Ben Franklin’s firefighters didn’t have the convenience of a central hydrant system; hence, they had to focus on getting water to the fire from a remote source. For much of the United States, that’s no longer the case—not only do we have hydrants, but we have the ability to install sprinklers in every structure, ensuring an on-scene water supply everywhere.
Yet, as Clark notes, the fire service continues to take a manual approach: “When the fire service and society think of ‘wet,’ they think of big, red fire trucks, not little tiny sprinkler heads.”
You must take risks.
Fire service LODD funerals are generally big, solemn productions, in which the fallen firefighter is lauded as someone who gave his/her life for a greater cause. In Ben Franklin’s day, this made sense—society benefited from firefighters who were willing to sacrifice their lives to save the town when fire struck. Today, however, that risk is very rarely needed, yet we continue to reward firefighters for risky behavior, paying them higher wages and providing an LODD benefit.
Clark argues that we have accepted that firefighting carries inherent risk—both within in the fire service and within greater society. “Polio became unacceptable to our society, so we eradicated it,” he says. “Until we believe that zero is the only acceptable number of fire service casualties, we will continue to have them. Some of my contemporaries today make the statement that ‘Not everyone goes home’—as if that’s acceptable. If we say that, it’s going to happen.”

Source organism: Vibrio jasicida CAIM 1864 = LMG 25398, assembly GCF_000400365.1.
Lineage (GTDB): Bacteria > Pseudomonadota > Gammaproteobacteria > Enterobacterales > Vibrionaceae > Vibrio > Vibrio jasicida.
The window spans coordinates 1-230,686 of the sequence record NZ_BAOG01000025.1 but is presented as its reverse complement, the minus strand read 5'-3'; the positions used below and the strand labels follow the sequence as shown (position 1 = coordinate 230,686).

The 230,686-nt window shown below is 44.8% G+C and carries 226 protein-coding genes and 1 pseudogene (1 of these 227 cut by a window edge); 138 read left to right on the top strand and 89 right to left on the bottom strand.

You may get injured/you may get killed.
Just as with risk taking, many people, firefighters and citizens alike, believe that firefighting in inherently a dangerous profession in which injury and death is to be expected. Quoting FDNY Chief Croker in 1908: “Firemen are going to get killed. When they join the department they face that fact.”
Today, Clark argues, we continue that idea, even when firefighters are hurt or killed doing something wrong. He quotes Alan Brunacini: “General bravery and terminal stupidity both get the same eulogy.”
A Final Word
Clark underscores that many of the LODDs he has studied—and shared in the class—are not the fault of the individuals, or even necessarily the fire service. The “genes” that the fire service now carries are the result of hundreds of years of decisions about how to approach fire protection. They started with Ben Franklin, and they remain largely unchanged today.
Clark argues that changing fire service culture requires changing society itself, getting the average citizen to understand that “fire protection” doesn’t just mean firefighters rushing up in engines and trucks wearing lots of gear; it’s working smoke alarms, family escape plans, residential and commercial sprinklers.
So what’s his “gene therapy” for the fire service?
- Click it and pledge—require firefighters to wear seatbelts whenever the apparatus is moving, and take the seatbelt pledge as a department.
- Test and install smoke alarms in as many residences as possible.
- Support sprinkler legislation.
As Clark points out, this gene therapy doesn’t require new technology; it doesn’t require learning new things. “We just need to do what we know is right.”